Author Archives: hamlinadmin

Common Sense Media Tip of the Week 11/08

digital_citizenship-certified_school-med CS_supporter_school-BIG-300x62Serving certain age groups seems to be a no-brainer for TV studios. There are social-emotional skill-builders for preschoolersliteracy-strengtheners for kindergartnersscientific discovery for middle schoolers, and sophisticated dramas for teens. But for tweens who’ve outgrown Peppa Pig but aren’t yet ready for Pretty Little Liars, most shows remain firmly in the territory of talk-to-the-hand, eye-rolling, and mean-girls.

However, a new trend toward smart, funny, quality programming for tweens is changing the equation. Shows with over-the-top acting and less-than-positive messages are beginning to share the schedule with programs offering tweens enough of an edge to make them feel a little more grown-up, along with lessons on character that use subtlety to make a point and role models you’ll be happy to see them emulate. Check out these cool new picks like Milo Murphy’s Law and Legendary Dudas and see the rest of list here.

Common Sense Media Tip of the Week 10/31

CS_supporter_school-BIG-300x62 digital_citizenship-certified_school-medIf you want to monitor the amount of violence your kids see playing video games, curate what they play. The truth is, the majority of the hyper-realistic, hyper-popular games are really best left to mature players.  But instead of saying “no” all the time, Common Sense thinks you’ll be more successful if you say “wait” and offer kids alternatives in the same genre, that are more age-appropriate.  Click here for our just released list of the 10 Most Violent Video Games of 2016 (And What to Play Instead), and check out our list of non-violent games for kids of all ages.

And, for tweens and teens who have constant access to devices, they can stumble across actual scenes of real-life violence in their social media and news feeds.  But just because we have 24/7 access to news doesn’t mean we have to let our kids witness everything from war to street violence. Check out How to Handle Violent Videos at Your Kid’s Fingertips< for practical ways to help children make informed decisions about their social media feeds — and help put things in perspective for them when they do scroll by those violent videos and images.

Common Sense Tip of the Week 10/24

CS_supporter_school-BIG-300x62 digital_citizenship-certified_school-medNovember 8, Election Day, is almost upon us. It’s been impossible to avoid the barrage of sound bites pulled from contentious presidential debates and stump speeches. And, as our kids learn about the political process, it’s critical we give them context and perspective around the latest campaign trail gaffe or candidate counterattack. Common Sense’s 17 Tips to Steer Kids of All Ages Through the Political Season offers advice for helping your kids become media-savvy participants in democracy. And, it will take you less than one minute to check out this advice video highlighting 5 Things to Tell Your Kids About the Election.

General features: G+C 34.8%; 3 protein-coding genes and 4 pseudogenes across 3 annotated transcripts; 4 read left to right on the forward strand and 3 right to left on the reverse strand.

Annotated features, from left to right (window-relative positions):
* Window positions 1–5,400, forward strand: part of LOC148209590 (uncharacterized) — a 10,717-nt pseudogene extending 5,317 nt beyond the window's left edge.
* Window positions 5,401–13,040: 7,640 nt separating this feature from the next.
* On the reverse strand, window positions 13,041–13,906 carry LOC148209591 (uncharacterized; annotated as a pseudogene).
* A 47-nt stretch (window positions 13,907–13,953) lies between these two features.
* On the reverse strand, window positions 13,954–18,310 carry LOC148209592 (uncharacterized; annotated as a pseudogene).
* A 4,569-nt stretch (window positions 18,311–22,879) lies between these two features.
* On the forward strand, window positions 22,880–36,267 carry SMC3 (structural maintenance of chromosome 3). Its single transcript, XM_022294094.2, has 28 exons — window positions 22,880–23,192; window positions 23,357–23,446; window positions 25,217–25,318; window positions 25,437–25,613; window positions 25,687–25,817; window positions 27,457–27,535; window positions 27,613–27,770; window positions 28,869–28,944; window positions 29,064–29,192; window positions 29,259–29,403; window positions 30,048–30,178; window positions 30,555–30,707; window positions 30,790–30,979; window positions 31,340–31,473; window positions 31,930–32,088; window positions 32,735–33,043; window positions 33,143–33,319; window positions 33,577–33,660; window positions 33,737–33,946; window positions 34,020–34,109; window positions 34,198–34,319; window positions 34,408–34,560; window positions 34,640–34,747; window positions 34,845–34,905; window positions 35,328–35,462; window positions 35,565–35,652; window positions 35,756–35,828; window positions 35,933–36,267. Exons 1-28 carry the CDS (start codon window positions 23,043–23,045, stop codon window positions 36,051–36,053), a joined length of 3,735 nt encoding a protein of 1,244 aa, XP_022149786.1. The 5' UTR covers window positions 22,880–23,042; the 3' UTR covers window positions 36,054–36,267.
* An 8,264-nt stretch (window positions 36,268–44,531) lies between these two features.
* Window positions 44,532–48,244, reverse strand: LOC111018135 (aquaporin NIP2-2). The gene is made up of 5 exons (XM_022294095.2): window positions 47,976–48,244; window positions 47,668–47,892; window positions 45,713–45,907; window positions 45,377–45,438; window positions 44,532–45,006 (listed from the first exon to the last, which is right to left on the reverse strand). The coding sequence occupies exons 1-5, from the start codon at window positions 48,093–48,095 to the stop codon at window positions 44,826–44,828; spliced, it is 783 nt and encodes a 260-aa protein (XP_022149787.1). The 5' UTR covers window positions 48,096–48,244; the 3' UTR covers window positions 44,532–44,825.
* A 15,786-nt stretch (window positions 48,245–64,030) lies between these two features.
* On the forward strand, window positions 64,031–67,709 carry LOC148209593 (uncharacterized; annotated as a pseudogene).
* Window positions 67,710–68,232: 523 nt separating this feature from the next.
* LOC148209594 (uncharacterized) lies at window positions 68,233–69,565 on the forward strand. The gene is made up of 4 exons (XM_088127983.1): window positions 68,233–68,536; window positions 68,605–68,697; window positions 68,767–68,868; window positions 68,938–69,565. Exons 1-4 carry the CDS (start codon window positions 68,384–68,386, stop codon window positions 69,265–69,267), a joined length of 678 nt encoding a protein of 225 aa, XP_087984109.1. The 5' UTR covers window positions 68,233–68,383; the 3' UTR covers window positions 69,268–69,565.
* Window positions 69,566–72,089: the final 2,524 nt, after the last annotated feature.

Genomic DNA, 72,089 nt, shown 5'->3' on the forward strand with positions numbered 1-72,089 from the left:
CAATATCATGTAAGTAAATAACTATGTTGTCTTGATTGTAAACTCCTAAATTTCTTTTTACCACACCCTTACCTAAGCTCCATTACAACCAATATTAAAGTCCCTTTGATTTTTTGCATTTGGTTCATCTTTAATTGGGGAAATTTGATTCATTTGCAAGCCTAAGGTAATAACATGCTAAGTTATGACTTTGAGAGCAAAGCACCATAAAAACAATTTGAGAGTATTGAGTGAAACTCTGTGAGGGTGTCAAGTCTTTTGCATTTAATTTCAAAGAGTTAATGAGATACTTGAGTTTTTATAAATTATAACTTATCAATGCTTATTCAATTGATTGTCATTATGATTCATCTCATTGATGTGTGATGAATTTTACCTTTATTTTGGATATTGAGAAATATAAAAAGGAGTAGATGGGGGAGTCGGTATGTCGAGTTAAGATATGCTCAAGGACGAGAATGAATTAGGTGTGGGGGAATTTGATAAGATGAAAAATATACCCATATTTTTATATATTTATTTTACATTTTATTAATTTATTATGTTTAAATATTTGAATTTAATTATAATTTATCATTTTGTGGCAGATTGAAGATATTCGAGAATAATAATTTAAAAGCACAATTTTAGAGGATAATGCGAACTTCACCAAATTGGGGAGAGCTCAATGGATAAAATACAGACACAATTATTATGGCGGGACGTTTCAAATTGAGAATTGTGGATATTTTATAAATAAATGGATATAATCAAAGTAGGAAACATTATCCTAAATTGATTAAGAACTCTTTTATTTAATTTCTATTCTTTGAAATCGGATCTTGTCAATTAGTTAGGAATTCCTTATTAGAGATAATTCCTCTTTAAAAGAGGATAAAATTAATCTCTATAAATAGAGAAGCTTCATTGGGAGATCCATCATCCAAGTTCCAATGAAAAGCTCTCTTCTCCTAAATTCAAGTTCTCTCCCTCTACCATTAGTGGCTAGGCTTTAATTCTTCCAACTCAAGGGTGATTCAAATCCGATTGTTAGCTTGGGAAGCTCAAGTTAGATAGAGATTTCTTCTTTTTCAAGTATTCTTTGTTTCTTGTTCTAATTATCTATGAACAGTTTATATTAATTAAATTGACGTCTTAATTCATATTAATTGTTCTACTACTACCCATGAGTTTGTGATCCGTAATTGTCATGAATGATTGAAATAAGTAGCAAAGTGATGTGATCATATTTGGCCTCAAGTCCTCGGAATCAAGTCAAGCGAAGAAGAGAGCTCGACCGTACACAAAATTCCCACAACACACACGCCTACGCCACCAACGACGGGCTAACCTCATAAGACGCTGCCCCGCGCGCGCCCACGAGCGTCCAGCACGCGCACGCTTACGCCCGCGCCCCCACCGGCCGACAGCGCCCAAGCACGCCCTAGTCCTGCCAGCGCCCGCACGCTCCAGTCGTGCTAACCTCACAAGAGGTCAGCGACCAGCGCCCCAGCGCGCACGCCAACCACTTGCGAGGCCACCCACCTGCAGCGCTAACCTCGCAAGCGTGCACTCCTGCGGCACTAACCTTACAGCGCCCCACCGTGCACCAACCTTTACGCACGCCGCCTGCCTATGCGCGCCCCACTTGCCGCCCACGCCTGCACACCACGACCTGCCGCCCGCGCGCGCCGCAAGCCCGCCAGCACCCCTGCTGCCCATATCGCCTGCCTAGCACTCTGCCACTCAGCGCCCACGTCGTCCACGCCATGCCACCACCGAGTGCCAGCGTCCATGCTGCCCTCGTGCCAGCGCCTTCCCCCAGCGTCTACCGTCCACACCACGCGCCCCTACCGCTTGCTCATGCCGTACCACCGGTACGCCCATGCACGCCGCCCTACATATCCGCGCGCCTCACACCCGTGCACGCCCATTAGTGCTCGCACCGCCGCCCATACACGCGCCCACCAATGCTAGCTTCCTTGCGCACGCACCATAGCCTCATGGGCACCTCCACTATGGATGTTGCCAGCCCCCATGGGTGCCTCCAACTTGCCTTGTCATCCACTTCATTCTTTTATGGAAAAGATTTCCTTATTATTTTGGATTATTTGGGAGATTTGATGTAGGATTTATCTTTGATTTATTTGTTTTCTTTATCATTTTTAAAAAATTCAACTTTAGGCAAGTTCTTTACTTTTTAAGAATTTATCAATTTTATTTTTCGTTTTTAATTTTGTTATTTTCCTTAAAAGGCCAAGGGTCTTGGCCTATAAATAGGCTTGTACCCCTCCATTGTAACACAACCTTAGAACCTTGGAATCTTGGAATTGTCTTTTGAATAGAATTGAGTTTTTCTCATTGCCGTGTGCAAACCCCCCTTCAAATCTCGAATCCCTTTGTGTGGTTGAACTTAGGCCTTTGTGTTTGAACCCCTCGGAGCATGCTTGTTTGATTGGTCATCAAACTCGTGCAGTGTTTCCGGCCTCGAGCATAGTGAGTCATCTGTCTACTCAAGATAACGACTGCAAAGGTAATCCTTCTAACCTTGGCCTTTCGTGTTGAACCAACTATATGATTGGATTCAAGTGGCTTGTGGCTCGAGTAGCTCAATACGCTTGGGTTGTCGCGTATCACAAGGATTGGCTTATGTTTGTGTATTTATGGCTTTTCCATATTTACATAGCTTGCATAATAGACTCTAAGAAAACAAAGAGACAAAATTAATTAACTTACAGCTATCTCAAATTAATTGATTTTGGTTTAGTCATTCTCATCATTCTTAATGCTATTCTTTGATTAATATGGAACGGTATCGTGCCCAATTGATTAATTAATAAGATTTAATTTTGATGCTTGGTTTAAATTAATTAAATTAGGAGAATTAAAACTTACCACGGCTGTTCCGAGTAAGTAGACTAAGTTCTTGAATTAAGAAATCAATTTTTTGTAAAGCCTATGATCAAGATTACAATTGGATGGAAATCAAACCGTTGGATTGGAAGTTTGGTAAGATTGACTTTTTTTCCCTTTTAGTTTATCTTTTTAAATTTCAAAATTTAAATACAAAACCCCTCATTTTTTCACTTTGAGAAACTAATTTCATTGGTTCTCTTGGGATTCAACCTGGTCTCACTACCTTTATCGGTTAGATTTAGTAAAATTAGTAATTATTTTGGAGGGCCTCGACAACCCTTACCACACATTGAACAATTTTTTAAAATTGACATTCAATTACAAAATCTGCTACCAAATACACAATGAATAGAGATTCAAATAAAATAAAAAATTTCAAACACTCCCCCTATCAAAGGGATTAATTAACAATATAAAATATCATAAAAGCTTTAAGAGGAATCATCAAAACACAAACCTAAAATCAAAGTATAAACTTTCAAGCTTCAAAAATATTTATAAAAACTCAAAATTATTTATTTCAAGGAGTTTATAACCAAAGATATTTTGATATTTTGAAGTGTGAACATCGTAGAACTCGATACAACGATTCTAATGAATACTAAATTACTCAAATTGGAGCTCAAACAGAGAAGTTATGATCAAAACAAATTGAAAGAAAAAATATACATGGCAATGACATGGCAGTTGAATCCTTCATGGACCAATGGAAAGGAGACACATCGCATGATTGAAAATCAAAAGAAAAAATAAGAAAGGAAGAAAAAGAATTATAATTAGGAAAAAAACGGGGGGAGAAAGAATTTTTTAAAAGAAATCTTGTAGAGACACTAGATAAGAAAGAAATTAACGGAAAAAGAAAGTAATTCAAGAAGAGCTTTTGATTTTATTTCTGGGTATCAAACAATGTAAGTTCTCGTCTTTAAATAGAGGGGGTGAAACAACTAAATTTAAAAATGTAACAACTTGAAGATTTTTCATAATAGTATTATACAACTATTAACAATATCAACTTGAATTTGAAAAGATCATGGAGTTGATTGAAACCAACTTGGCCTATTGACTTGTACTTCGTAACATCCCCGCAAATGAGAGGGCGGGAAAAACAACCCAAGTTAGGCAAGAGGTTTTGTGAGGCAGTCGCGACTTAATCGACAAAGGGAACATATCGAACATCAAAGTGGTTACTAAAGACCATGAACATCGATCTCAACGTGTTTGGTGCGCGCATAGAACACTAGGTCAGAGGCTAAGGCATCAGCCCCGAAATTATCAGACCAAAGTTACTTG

Common Sense Media Tip of The Week 10/17

Have you been wondering about Virtual Reality games and if you should introduce this “new” gear to your kids, but you have no idea where to start? Don’t worry. From Google’s inexpensive Cardboard VR viewer to Sony’s new PlayStation VR, this guide will help you figure out what makes sense for your family’s interests, needs, and budget. Here are your options if you want to dip your toe in the water, wade knee-deep, or really swim with the VR big fish. Keep in mind, virtual reality is a quickly changing technology, so always check out the companies’ websites and user reviews before you take the leap.

The best option for families with young kids are the virtual reality viewers. Virtual reality viewers are inexpensive, handheld devices that offer three-dimensional views and the feeling of being in a different place. The viewers’ lenses work by extending the depth of static images or animation but do not allow you to interact with your environment. To use them, download any app labeled “VR” in either iTunes or Google Play, launch the app, and insert your smartphone into the viewer. Click here to learn more about all the options for VR that may work for you and your family.